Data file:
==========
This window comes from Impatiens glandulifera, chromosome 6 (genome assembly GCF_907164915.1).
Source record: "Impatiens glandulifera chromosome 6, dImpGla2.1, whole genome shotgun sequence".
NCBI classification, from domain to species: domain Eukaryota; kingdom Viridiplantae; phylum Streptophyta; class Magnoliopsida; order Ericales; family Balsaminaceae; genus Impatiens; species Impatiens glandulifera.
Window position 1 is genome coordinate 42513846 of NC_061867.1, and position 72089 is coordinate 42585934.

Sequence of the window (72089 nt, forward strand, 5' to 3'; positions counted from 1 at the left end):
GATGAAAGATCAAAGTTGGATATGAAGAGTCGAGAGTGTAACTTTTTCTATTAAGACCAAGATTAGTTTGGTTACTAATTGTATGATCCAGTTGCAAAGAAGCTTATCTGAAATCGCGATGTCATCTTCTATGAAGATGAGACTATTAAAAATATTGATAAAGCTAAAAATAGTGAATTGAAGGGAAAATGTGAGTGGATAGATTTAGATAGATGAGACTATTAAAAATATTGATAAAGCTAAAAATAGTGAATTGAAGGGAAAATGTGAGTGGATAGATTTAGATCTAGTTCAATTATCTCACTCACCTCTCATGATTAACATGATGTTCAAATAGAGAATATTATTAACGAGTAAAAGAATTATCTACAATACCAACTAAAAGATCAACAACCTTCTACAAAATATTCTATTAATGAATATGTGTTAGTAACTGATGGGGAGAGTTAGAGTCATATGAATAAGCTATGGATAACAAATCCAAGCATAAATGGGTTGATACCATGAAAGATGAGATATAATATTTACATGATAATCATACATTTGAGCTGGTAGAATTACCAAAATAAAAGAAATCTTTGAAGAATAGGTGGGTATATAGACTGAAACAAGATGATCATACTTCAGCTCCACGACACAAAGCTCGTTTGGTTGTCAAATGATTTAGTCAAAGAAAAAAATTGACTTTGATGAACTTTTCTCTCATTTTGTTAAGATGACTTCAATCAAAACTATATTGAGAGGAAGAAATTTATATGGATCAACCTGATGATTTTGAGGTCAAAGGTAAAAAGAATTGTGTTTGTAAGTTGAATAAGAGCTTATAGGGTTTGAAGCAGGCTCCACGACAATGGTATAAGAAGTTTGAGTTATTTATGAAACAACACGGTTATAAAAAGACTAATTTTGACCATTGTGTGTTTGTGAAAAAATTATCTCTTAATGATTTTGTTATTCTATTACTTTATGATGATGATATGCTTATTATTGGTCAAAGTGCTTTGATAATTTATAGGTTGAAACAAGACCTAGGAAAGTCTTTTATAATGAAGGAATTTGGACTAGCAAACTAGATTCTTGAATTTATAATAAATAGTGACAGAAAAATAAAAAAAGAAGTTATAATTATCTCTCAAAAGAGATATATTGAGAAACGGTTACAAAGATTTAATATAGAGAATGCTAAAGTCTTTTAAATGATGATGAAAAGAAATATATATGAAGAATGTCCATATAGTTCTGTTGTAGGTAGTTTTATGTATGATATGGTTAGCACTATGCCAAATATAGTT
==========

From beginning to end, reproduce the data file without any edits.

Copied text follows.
This window comes from Impatiens glandulifera, chromosome 6 (genome assembly GCF_907164915.1).
Source record: "Impatiens glandulifera chromosome 6, dImpGla2.1, whole genome shotgun sequence".
NCBI classification, from domain to species: domain Eukaryota; kingdom Viridiplantae; phylum Streptophyta; class Magnoliopsida; order Ericales; family Balsaminaceae; genus Impatiens; species Impatiens glandulifera.
Window position 1 is genome coordinate 42513846 of NC_061867.1, and position 72089 is coordinate 42585934.

Sequence of the window (72089 nt, forward strand, 5' to 3'; positions counted from 1 at the left end):
GATGAAAGATCAAAGTTGGATATGAAGAGTCGAGAGTGTAACTTTTTCTATTAAGACCAAGATTAGTTTGGTTACTAATTGTATGATCCAGTTGCAAAGAAGCTTATCTGAAATCGCGATGTCATCTTCTATGAAGATGAGACTATTAAAAATATTGATAAAGCTAAAAATAGTGAATTGAAGGGAAAATGTGAGTGGATAGATTTAGATAGATGAGACTATTAAAAATATTGATAAAGCTAAAAATAGTGAATTGAAGGGAAAATGTGAGTGGATAGATTTAGATCTAGTTCAATTATCTCACTCACCTCTCATGATTAACATGATGTTCAAATAGAGAATATTATTAACGAGTAAAAGAATTATCTACAATACCAACTAAAAGATCAACAACCTTCTACAAAATATTCTATTAATGAATATGTGTTAGTAACTGATGGGGAGAGTTAGAGTCATATGAATAAGCTATGGATAACAAATCCAAGCATAAATGGGTTGATACCATGAAAGATGAGATATAATATTTACATGATAATCATACATTTGAGCTGGTAGAATTACCAAAATAAAAGAAATCTTTGAAGAATAGGTGGGTATATAGACTGAAACAAGATGATCATACTTCAGCTCCACGACACAAAGCTCGTTTGGTTGTCAAATGATTTAGTCAAAGAAAAAAATTGACTTTGATGAACTTTTCTCTCATTTTGTTAAGATGACTTCAATCAAAACTATATTGAGAGGAAGAAATTTATATGGATCAACCTGATGATTTTGAGGTCAAAGGTAAAAAGAATTGTGTTTGTAAGTTGAATAAGAGCTTATAGGGTTTGAAGCAGGCTCCACGACAATGGTATAAGAAGTTTGAGTTATTTATGAAACAACACGGTTATAAAAAGACTAATTTTGACCATTGTGTGTTTGTGAAAAAATTATCTCTTAATGATTTTGTTATTCTATTACTTTATGATGATGATATGCTTATTATTGGTCAAAGTGCTTTGATAATTTATAGGTTGAAACAAGACCTAGGAAAGTCTTTTATAATGAAGGAATTTGGACTAGCAAACTAGATTCTTGAATTTATAATAAATAGTGACAGAAAAATAAAAAAAGAAGTTATAATTATCTCTCAAAAGAGATATATTGAGAAACGGTTACAAAGATTTAATATAGAGAATGCTAAAGTCTTTTAAATGATGATGAAAAGAAATATATATGAAGAATGTCCATATAGTTCTGTTGTAGGTAGTTTTATGTATGATATGGTTAGCACTATGCCAAATATAGTT